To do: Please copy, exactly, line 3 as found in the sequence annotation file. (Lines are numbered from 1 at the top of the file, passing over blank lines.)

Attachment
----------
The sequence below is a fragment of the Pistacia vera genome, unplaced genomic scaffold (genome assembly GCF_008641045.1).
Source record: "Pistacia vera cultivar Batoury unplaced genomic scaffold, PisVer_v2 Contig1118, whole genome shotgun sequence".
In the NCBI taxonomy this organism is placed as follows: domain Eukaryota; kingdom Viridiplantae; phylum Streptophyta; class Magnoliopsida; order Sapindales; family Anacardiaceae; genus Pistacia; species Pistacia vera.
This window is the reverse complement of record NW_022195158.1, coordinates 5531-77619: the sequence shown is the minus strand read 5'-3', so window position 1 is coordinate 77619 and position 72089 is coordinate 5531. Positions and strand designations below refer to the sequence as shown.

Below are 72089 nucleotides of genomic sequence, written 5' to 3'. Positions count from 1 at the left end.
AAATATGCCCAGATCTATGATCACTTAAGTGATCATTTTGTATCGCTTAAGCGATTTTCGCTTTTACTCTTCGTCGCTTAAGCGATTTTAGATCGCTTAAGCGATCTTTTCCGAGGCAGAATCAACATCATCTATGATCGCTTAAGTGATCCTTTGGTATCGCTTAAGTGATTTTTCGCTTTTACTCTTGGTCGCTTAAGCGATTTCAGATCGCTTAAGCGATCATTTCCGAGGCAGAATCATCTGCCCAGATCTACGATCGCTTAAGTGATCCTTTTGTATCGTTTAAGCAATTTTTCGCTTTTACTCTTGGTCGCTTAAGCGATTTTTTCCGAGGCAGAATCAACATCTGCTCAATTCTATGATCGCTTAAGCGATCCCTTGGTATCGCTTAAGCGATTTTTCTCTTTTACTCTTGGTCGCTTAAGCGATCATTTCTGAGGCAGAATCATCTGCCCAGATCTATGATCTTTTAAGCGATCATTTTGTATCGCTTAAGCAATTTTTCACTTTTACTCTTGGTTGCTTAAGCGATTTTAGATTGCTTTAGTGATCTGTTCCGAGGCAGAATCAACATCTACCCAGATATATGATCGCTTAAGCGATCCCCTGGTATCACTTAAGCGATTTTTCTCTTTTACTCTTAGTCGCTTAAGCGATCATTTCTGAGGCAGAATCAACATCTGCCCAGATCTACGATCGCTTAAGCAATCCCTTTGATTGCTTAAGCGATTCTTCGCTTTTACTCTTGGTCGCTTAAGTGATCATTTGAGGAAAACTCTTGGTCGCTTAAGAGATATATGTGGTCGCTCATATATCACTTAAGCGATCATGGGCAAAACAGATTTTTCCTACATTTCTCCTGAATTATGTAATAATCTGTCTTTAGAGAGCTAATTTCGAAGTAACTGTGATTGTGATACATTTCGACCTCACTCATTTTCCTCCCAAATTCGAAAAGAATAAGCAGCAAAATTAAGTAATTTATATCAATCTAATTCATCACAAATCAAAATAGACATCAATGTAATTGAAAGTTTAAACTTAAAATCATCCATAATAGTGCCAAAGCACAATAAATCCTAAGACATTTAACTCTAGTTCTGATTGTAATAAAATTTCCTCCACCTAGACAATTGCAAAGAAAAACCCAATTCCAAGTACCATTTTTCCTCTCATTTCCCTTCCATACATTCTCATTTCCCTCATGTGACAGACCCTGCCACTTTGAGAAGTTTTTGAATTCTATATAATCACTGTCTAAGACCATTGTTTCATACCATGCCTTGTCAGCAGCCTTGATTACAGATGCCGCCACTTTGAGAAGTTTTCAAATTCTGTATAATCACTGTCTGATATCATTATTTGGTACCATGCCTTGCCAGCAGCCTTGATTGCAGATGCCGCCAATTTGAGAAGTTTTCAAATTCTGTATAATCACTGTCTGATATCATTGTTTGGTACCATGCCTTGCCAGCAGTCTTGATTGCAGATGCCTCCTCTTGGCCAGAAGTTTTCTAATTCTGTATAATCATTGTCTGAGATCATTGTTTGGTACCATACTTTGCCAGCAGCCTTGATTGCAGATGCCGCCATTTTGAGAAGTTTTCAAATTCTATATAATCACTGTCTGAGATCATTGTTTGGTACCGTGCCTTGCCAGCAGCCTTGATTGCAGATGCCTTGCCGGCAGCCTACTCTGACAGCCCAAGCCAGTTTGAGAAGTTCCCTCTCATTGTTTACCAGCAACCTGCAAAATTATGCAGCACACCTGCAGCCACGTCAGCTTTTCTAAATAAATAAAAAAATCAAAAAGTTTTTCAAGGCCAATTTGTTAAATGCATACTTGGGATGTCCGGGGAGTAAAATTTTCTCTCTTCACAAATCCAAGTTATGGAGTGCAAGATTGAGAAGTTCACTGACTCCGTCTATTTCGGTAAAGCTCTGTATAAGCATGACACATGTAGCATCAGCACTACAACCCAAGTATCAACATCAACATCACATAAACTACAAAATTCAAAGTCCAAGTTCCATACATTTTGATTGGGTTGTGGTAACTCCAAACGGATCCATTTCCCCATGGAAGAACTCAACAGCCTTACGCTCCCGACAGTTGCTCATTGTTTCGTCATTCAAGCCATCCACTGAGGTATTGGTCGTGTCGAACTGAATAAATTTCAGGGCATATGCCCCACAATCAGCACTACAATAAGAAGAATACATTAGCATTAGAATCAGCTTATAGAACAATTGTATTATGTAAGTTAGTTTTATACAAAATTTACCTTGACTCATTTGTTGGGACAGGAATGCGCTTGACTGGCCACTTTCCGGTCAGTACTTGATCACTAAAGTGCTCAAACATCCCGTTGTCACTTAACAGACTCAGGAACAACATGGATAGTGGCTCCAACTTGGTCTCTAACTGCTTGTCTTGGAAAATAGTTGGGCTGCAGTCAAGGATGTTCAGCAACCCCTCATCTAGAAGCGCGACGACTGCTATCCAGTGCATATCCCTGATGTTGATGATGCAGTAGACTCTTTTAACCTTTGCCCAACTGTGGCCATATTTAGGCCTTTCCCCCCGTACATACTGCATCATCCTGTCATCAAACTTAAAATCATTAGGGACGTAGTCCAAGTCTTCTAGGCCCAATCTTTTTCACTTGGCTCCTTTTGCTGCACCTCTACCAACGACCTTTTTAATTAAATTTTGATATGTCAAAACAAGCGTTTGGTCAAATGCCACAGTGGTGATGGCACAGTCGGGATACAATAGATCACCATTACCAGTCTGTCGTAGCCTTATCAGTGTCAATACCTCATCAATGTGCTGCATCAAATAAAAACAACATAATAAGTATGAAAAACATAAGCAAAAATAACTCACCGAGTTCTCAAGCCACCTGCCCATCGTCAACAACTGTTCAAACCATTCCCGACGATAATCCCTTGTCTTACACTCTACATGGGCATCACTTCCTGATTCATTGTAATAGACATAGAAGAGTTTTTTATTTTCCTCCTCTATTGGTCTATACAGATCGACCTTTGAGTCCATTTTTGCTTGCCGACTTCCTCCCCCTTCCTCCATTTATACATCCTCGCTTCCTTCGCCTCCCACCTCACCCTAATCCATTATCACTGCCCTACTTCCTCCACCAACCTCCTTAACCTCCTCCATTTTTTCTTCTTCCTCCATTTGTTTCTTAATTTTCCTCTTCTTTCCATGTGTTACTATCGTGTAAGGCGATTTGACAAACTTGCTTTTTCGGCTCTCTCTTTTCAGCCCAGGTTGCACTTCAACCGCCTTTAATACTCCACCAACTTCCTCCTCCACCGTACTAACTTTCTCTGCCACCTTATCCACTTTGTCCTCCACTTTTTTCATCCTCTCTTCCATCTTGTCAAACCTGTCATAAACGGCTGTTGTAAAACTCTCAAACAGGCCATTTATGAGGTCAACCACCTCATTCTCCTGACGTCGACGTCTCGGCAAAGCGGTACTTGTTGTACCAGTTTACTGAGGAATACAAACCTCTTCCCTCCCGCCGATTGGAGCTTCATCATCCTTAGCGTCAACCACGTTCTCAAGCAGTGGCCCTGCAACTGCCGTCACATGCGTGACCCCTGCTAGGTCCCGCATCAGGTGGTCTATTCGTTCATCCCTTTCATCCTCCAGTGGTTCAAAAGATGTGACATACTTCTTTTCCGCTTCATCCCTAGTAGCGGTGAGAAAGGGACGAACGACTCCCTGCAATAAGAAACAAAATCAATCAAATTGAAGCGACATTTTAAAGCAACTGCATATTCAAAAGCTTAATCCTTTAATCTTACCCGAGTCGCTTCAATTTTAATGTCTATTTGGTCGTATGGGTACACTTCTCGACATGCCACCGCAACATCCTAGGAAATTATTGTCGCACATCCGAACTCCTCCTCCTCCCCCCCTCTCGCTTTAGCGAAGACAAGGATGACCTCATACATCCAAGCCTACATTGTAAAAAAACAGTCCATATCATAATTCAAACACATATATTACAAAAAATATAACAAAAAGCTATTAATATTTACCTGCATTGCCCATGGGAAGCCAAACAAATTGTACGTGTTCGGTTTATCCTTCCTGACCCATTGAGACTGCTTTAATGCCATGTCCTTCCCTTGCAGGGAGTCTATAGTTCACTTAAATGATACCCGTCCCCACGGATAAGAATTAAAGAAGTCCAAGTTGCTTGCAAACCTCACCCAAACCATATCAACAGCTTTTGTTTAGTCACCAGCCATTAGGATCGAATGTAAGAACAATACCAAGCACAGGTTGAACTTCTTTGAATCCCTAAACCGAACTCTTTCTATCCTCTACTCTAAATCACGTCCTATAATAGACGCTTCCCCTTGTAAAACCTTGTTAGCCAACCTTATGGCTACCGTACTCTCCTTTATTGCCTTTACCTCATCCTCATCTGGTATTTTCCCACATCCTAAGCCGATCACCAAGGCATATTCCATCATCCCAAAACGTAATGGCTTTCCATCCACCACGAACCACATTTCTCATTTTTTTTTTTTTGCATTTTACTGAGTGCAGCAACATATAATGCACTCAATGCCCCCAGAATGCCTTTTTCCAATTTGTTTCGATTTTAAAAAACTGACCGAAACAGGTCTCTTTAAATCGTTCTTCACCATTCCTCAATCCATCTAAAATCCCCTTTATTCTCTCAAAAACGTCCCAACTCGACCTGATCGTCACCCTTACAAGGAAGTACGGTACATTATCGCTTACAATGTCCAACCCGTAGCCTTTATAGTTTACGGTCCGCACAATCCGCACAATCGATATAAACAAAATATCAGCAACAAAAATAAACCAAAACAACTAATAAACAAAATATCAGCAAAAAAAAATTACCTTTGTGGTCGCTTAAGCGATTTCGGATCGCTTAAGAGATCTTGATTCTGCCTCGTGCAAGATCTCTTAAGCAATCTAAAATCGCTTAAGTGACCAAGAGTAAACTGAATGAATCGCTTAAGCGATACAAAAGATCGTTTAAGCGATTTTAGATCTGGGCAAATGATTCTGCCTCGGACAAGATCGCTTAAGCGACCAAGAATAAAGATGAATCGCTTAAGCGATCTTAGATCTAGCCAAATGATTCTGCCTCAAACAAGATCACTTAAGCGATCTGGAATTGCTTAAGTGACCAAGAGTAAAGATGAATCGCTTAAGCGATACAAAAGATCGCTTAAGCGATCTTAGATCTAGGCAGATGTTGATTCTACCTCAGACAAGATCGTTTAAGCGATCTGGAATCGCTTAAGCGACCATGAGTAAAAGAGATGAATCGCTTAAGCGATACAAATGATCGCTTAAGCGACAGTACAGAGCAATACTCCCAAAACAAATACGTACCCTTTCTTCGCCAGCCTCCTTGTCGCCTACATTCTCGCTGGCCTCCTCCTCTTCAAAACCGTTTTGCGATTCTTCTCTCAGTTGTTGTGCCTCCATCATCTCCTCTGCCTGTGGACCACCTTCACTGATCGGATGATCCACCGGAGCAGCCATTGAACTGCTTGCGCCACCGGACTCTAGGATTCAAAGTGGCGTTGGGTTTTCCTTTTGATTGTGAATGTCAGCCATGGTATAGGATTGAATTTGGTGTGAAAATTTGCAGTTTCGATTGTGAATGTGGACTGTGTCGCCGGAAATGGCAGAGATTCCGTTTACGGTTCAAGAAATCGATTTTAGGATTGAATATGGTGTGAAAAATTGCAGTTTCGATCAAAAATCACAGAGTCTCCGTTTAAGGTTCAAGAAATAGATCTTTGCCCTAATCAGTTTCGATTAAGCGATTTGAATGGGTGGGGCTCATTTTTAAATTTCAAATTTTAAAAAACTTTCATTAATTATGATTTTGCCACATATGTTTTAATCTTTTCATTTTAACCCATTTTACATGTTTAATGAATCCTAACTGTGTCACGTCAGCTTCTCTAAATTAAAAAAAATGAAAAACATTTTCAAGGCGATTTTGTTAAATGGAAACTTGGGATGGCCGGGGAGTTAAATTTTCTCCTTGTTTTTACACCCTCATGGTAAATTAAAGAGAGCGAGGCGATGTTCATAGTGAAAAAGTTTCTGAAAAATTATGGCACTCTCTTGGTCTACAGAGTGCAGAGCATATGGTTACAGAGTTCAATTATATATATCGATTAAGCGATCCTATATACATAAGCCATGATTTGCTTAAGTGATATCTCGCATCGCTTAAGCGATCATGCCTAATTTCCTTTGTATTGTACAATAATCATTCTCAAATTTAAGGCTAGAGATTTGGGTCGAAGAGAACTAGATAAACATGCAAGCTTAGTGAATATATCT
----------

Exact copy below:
In the NCBI taxonomy this organism is placed as follows: domain Eukaryota; kingdom Viridiplantae; phylum Streptophyta; class Magnoliopsida; order Sapindales; family Anacardiaceae; genus Pistacia; species Pistacia vera.